Hearing the same joke, some people laugh until they cry, but some people do not have any reaction. Watching a tearjerker, some people cry throughout, but some people can still laugh. What cause these difference? It is easy for us to combine these reactions with cultural factors, personal experience and personality. Actually, they are not all the answers for this question.
Recently, a paper published in “Emotion” shows that genes may affect emotional expression. The present research examined the effect of the 5-HTTLPR polymorphism in the serotonin transporter gene on objectively coded positive emotional expressions. By the way, Researchers commonly report it with two variations in
humans: the short allele (“s”) and the long allele (“l”). Three studies with independent samples of participants were conducted. To be specific, study 1 examined young adults watching still cartoons; study 2 examined young, middle-aged, and older adults watching a thematically ambiguous yet subtly amusing film clip; and study 3 examined middle-aged and older spouses discussing an area of marital conflict (that typically produces both positive and negative emotion).
I want to introduce the way researchers code participants’ emotional expressions. It is named Facial Action Coding System (FACS). FACS is a research tool useful for measuring any facial expression a human being can make. It is an anatomically based system for comprehensively describing all observable facial movement. So it helps researchers to test and analyze objectively without experimenter effect.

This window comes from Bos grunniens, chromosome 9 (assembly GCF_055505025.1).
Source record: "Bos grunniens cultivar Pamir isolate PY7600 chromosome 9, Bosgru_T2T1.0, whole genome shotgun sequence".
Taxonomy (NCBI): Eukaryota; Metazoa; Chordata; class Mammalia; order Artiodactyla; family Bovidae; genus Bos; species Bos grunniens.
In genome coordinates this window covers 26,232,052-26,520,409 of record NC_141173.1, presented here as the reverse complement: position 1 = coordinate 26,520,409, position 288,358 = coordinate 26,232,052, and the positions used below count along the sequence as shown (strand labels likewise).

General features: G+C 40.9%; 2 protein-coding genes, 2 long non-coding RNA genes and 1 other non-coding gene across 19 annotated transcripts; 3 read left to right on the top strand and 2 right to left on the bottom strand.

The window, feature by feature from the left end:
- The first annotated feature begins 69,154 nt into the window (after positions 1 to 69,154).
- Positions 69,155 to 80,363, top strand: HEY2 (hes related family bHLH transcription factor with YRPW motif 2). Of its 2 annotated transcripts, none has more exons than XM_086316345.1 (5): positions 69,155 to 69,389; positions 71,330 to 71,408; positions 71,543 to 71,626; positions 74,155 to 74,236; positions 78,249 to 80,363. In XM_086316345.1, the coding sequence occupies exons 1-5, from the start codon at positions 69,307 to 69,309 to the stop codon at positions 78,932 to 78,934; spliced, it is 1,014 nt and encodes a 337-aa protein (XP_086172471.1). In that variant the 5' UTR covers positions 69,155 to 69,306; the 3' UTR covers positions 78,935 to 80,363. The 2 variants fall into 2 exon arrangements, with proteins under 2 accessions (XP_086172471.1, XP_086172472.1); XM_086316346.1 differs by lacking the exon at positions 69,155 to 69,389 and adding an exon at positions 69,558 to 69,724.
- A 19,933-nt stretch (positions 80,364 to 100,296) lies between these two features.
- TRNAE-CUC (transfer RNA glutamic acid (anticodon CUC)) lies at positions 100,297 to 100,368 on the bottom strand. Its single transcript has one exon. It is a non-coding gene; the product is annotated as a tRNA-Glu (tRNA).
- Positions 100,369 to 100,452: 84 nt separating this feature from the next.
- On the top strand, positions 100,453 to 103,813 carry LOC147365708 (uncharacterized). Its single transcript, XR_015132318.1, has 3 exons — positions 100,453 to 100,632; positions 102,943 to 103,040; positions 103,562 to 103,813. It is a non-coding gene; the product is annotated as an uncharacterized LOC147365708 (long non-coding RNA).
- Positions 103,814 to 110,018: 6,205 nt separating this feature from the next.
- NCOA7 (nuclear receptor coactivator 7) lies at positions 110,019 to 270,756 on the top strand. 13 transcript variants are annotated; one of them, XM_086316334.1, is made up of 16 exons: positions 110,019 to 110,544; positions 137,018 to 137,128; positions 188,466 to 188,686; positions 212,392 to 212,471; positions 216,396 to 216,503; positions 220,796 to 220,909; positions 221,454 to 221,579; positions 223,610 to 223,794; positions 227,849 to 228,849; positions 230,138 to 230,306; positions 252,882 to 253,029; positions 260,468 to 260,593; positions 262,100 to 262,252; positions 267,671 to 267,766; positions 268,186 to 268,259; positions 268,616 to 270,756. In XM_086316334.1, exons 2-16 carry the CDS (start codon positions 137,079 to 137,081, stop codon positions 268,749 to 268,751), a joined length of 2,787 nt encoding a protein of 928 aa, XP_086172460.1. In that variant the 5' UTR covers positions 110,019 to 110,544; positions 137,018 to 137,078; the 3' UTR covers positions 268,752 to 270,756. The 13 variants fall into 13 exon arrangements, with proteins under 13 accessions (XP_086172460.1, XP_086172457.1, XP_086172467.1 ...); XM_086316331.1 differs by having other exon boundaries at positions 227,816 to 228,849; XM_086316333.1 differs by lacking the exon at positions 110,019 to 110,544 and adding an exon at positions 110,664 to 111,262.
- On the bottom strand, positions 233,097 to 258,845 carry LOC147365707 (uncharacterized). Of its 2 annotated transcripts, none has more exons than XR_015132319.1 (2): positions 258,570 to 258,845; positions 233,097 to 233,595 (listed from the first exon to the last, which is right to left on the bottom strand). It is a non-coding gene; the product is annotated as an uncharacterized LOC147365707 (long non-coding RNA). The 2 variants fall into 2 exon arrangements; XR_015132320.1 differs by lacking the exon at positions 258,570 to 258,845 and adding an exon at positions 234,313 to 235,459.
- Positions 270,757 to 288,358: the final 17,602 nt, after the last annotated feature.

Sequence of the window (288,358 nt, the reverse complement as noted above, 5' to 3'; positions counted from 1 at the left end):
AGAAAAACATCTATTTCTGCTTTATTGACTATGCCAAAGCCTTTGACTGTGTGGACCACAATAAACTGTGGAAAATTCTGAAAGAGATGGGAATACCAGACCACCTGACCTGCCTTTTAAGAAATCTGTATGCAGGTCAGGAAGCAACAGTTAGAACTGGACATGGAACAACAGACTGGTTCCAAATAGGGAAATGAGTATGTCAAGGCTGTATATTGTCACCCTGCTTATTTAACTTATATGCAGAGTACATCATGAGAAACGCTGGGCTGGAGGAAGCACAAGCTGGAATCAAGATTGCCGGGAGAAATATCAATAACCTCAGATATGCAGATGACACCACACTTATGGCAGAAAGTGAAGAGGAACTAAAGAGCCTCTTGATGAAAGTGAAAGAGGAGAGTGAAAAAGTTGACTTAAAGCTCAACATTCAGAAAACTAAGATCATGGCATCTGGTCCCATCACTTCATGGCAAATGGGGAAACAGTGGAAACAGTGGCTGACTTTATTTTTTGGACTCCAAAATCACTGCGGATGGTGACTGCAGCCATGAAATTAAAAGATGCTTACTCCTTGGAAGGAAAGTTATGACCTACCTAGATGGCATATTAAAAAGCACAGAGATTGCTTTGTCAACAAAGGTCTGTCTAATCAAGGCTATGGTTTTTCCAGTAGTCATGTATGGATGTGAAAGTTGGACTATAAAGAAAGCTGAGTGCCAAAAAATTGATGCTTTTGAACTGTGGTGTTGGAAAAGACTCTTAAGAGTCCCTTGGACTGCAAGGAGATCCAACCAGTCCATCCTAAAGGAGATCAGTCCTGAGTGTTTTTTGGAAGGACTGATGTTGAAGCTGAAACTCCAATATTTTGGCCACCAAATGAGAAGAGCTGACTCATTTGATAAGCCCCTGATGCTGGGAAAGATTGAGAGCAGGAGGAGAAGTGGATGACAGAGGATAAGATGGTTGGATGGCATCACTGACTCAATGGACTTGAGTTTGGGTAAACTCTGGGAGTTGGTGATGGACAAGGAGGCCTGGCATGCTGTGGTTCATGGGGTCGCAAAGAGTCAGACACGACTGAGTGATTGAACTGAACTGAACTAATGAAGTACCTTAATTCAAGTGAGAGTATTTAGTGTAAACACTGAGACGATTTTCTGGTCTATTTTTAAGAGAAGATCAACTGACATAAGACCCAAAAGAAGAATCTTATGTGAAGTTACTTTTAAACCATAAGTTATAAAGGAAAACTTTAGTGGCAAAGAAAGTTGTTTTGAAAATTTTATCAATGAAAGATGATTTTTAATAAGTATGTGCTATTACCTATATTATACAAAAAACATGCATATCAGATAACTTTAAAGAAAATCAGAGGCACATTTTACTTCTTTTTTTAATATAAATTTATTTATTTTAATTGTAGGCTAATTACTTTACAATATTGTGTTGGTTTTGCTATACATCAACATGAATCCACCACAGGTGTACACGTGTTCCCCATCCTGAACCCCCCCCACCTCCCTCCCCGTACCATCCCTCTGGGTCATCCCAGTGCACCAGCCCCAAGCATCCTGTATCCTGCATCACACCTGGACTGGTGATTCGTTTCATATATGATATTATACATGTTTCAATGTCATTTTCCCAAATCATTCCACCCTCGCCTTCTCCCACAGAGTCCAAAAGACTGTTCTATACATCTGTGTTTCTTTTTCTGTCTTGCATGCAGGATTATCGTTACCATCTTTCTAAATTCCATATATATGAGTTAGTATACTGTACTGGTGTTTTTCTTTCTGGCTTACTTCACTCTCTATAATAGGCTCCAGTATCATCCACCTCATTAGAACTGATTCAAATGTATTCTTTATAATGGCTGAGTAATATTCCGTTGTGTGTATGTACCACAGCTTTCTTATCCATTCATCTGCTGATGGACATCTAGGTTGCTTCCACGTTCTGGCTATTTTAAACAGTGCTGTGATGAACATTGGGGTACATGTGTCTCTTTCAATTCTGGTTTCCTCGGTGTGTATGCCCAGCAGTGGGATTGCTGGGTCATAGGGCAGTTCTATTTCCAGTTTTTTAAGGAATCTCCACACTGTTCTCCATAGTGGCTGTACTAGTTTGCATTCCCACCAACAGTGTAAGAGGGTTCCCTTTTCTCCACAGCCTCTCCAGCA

After analysis of three studies, results showed that the short allele of 5-HTTLPR predicted heightened positive emotional expressions. To sum up, people with “s” allele (genotype is ss or sl) are more sensitive and more easily to affect by environment, experience and stimulus. In order words, the more “s” alleles people have, the more times they laugh.
If you think this research is not very convincing, I find another paper published in 2012 having the similar conclusion. The researchers identified 77 pertinent effect sizes on 9361 subjects from 30 reports, providing data for two meta analyses on the moderating role of 5HTTLPR when it comes to the impact of the environment on development. According to this research, “we found 41 effect sizes (N = 5863) for the association between negative environments and developmental outcomes with or without significant moderation by 5HTTLPR genotype and 36 effect sizes (N = 3498) for the potentially 5HTTLPR-moderated association between positive environments and developmental outcomes”. Then they got a result that people with “s” allele, called them ss/sl carriers were significantly more vulnerable to negative environments than ll carriers, which support the diathesis-stress model. These children are easy to have emotional disorder in adolescence if they would face unfortunate experience. Controversially, they also benefit more if they could grow up in healthy and warm environment. So this result just fits in the previous experiment’s conclusion.
Although we get the conclusion, we still have a lot of space to explore in the neurobiological mechanism to find the specific results. But at least now we know that laugh or not can be caused by our genes, which I never imagine before. So next time when you see someone appears distant to you, it may not mean that he or she doesn’t like you, but means that he or she doesn’t have many “s” alleles. ?